### M Theory Lesson 52

The logical necessity of weakening distributivity in logos theory forces a study of pseudomonads, not just monads. Steve Lack has shown that a good theory for pseudomonads really requires Gray categories, our favourite tricategorical toys. This is the primary reason that a quantum analogue for a topos must go higher than 2-categorical structures.

The first kind of distributivity that we learn about is that of ordinary multiplication over addition. This is fully described by monads (in particular + and x) in a (causal) square involving the categories Set, Ring, Monoid (for multiplication) and Ab (for addition). The category of rings is where the numbers actually live. Now by characterising Set as a ground 2-logos, we begin to see that a very fundamental axiomatisation of M Theory should be possible, in terms of pseudomonads for 3-logoses.

Hopefully by now it has occurred to our readers that the term M Theory does not merely refer to an 11 dimensional supergravity.

The first kind of distributivity that we learn about is that of ordinary multiplication over addition. This is fully described by monads (in particular + and x) in a (causal) square involving the categories Set, Ring, Monoid (for multiplication) and Ab (for addition). The category of rings is where the numbers actually live. Now by characterising Set as a ground 2-logos, we begin to see that a very fundamental axiomatisation of M Theory should be possible, in terms of pseudomonads for 3-logoses.

Hopefully by now it has occurred to our readers that the term M Theory does not merely refer to an 11 dimensional supergravity.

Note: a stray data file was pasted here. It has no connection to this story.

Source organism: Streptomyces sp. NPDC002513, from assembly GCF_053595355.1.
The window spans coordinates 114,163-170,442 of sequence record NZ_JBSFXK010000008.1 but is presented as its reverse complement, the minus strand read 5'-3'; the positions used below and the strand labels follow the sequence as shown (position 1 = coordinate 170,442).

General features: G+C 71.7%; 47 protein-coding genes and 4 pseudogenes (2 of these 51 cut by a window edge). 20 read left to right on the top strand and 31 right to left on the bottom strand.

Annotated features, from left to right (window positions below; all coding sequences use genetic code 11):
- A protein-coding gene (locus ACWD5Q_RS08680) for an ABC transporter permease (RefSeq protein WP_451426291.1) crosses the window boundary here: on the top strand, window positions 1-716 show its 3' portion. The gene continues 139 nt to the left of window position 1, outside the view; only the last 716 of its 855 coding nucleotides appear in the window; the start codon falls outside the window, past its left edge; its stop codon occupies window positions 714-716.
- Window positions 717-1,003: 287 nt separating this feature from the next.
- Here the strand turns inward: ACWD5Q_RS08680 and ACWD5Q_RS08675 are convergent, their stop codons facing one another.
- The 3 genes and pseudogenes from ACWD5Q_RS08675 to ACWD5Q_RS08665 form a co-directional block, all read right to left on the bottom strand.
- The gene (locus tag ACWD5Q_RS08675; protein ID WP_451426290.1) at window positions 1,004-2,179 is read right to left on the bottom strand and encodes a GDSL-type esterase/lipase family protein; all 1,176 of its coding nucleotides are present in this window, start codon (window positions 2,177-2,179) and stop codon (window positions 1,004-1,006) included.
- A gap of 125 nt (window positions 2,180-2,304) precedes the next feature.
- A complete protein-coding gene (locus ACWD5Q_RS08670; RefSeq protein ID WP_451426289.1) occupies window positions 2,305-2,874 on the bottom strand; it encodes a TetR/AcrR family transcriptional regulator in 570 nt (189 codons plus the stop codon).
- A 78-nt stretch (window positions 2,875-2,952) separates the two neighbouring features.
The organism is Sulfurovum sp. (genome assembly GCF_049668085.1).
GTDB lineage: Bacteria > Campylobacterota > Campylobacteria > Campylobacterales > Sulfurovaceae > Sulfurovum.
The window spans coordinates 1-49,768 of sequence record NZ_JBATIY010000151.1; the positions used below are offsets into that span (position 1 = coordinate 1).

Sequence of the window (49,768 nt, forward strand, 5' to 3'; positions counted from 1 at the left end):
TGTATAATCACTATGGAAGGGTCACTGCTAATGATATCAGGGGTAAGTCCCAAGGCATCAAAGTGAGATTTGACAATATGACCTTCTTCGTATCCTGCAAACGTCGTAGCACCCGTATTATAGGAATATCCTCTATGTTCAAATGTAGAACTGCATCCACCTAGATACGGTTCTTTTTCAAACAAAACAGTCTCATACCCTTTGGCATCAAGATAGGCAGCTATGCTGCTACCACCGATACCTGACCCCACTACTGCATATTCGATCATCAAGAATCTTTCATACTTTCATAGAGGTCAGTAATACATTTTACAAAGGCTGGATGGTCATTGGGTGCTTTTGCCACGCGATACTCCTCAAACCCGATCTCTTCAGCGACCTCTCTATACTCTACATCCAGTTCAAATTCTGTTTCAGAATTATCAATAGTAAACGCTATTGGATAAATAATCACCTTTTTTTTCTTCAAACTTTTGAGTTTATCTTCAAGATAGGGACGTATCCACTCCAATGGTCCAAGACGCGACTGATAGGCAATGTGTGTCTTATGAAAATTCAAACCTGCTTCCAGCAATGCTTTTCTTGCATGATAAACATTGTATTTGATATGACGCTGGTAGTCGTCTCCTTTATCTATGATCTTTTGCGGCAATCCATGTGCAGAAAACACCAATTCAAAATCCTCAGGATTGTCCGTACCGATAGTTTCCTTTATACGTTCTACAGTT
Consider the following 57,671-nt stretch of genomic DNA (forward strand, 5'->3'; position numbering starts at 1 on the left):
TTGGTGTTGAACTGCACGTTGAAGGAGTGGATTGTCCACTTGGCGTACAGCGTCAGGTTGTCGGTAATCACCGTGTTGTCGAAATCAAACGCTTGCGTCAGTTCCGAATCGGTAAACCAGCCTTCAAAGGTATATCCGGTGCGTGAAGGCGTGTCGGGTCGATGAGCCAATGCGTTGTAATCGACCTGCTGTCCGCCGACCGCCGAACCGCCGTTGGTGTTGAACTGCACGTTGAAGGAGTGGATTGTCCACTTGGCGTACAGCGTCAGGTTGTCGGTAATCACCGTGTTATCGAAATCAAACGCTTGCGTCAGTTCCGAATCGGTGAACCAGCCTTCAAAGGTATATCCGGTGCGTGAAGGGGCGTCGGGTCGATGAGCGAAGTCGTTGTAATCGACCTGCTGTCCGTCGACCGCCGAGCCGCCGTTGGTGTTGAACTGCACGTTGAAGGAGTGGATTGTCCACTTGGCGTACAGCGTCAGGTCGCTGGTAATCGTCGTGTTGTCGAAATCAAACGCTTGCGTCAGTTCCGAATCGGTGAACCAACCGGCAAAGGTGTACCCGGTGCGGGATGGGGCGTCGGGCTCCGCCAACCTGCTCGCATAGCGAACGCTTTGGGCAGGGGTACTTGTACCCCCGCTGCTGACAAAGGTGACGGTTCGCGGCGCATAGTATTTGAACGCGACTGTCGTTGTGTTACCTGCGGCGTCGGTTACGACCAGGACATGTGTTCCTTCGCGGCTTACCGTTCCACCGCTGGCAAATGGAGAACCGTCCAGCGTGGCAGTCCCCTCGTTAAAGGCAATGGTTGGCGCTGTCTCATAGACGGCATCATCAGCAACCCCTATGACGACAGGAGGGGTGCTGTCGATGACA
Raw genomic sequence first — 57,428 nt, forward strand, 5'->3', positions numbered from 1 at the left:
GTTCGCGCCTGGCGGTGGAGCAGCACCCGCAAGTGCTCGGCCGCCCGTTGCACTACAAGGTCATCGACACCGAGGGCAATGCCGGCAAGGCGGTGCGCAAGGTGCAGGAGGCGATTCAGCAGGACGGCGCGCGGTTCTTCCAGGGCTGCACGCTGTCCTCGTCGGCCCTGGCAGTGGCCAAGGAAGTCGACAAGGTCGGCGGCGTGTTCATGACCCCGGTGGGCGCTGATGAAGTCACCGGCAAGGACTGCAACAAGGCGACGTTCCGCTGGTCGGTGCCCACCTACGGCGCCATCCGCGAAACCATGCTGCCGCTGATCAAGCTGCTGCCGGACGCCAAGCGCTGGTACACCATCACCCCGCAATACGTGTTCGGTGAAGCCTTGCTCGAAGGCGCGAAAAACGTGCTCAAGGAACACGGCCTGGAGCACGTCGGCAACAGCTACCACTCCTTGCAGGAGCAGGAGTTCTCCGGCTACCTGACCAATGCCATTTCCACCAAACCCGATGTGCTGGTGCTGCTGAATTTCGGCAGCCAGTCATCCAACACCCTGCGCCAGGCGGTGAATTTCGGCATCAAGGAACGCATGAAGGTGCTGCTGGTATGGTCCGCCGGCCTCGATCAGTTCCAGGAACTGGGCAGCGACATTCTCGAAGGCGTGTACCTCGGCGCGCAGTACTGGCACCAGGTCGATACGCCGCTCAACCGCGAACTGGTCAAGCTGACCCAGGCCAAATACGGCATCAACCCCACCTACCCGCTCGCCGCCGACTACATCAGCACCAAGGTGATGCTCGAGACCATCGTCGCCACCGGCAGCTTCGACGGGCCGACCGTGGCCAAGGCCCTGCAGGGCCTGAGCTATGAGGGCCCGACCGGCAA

## 2 Comments:

Kea

I found a nice paper by Mulvey and Pelletier on quantales, a quantum generalization of locales. In the paper, an involutive quantale is constructed using a functor from the dual category of C*-algebras to the category of quantales. Given such a functor and an involution, we can conceivably talk about the self-adjoint parts of the C*-algebras, containing the observables. Such observables do not form a C*-subalgebra but do form a Jordan-Banach (JB) algebra, even in the infinite dimensional case.

Over the years, the problematic case has been the Jordan algebra of 3x3 Hermitian matrices over the octonions J(3,O), as it cannot be seen as the self-adjoint part of a C*-algebra. However, in 1977 Wright showed that J(3,O) is the self-adjoint part of a certain Jordan C*-algebra, thus proving the general result that

each JB-algebra is the self-adjoint part of a unique Jordan C*-algebra.So it may be helpful to extend the work of Mulvey and Pelletier and consider the spectrum of a Jordan C*-algebra which determines a functor from the dual of the cat of Jordan C*-algebras to the cat of quantales.

Great idea kneemo. Gee, yet another research project to sort out! Check out also the papers of Resende (who was at the Streetfest). He has thought a lot about the C* picture and he really knows Mulvey's work.

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